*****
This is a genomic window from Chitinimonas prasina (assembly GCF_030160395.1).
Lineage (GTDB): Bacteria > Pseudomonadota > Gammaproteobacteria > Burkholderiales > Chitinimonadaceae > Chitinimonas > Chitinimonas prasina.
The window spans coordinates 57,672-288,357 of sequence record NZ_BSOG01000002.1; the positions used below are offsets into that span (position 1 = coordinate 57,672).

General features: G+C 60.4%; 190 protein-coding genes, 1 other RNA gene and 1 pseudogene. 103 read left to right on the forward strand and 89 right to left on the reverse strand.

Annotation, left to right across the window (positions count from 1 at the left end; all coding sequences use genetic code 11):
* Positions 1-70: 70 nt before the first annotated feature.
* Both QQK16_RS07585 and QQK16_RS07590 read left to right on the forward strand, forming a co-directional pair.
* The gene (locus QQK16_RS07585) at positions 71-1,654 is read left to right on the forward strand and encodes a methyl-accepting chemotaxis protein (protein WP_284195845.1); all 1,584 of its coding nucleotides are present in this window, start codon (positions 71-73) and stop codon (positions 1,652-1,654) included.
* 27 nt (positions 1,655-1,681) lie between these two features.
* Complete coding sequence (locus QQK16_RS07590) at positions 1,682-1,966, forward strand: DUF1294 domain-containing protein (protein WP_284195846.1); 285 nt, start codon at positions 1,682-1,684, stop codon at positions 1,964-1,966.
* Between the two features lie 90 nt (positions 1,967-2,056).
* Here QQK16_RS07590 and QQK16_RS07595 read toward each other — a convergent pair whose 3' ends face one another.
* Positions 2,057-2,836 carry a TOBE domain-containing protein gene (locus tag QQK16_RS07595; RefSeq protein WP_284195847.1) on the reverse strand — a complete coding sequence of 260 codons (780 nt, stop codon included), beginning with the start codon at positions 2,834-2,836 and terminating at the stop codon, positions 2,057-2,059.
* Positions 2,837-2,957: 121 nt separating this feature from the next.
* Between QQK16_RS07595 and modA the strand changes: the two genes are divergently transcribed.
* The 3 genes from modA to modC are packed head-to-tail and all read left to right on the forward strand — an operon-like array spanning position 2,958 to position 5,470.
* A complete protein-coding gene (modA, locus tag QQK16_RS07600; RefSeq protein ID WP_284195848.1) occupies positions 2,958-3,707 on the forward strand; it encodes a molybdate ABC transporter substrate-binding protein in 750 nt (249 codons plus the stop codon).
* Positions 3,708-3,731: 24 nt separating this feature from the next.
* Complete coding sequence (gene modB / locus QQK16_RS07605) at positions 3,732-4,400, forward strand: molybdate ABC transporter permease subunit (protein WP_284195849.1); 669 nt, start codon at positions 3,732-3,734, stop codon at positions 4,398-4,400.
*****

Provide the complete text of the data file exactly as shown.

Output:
This is a genomic window from Chitinimonas prasina (assembly GCF_030160395.1).
Lineage (GTDB): Bacteria > Pseudomonadota > Gammaproteobacteria > Burkholderiales > Chitinimonadaceae > Chitinimonas > Chitinimonas prasina.
The window spans coordinates 57,672-288,357 of sequence record NZ_BSOG01000002.1; the positions used below are offsets into that span (position 1 = coordinate 57,672).

General features: G+C 60.4%; 190 protein-coding genes, 1 other RNA gene and 1 pseudogene. 103 read left to right on the forward strand and 89 right to left on the reverse strand.

Annotation, left to right across the window (positions count from 1 at the left end; all coding sequences use genetic code 11):
* Positions 1-70: 70 nt before the first annotated feature.
* Both QQK16_RS07585 and QQK16_RS07590 read left to right on the forward strand, forming a co-directional pair.
* The gene (locus QQK16_RS07585) at positions 71-1,654 is read left to right on the forward strand and encodes a methyl-accepting chemotaxis protein (protein WP_284195845.1); all 1,584 of its coding nucleotides are present in this window, start codon (positions 71-73) and stop codon (positions 1,652-1,654) included.
* 27 nt (positions 1,655-1,681) lie between these two features.
* Complete coding sequence (locus QQK16_RS07590) at positions 1,682-1,966, forward strand: DUF1294 domain-containing protein (protein WP_284195846.1); 285 nt, start codon at positions 1,682-1,684, stop codon at positions 1,964-1,966.
* Between the two features lie 90 nt (positions 1,967-2,056).
* Here QQK16_RS07590 and QQK16_RS07595 read toward each other — a convergent pair whose 3' ends face one another.
* Positions 2,057-2,836 carry a TOBE domain-containing protein gene (locus tag QQK16_RS07595; RefSeq protein WP_284195847.1) on the reverse strand — a complete coding sequence of 260 codons (780 nt, stop codon included), beginning with the start codon at positions 2,834-2,836 and terminating at the stop codon, positions 2,057-2,059.
* Positions 2,837-2,957: 121 nt separating this feature from the next.
* Between QQK16_RS07595 and modA the strand changes: the two genes are divergently transcribed.
* The 3 genes from modA to modC are packed head-to-tail and all read left to right on the forward strand — an operon-like array spanning position 2,958 to position 5,470.
* A complete protein-coding gene (modA, locus tag QQK16_RS07600; RefSeq protein ID WP_284195848.1) occupies positions 2,958-3,707 on the forward strand; it encodes a molybdate ABC transporter substrate-binding protein in 750 nt (249 codons plus the stop codon).
* Positions 3,708-3,731: 24 nt separating this feature from the next.
* Complete coding sequence (gene modB / locus QQK16_RS07605) at positions 3,732-4,400, forward strand: molybdate ABC transporter permease subunit (protein WP_284195849.1); 669 nt, start codon at positions 3,732-3,734, stop codon at positions 4,398-4,400.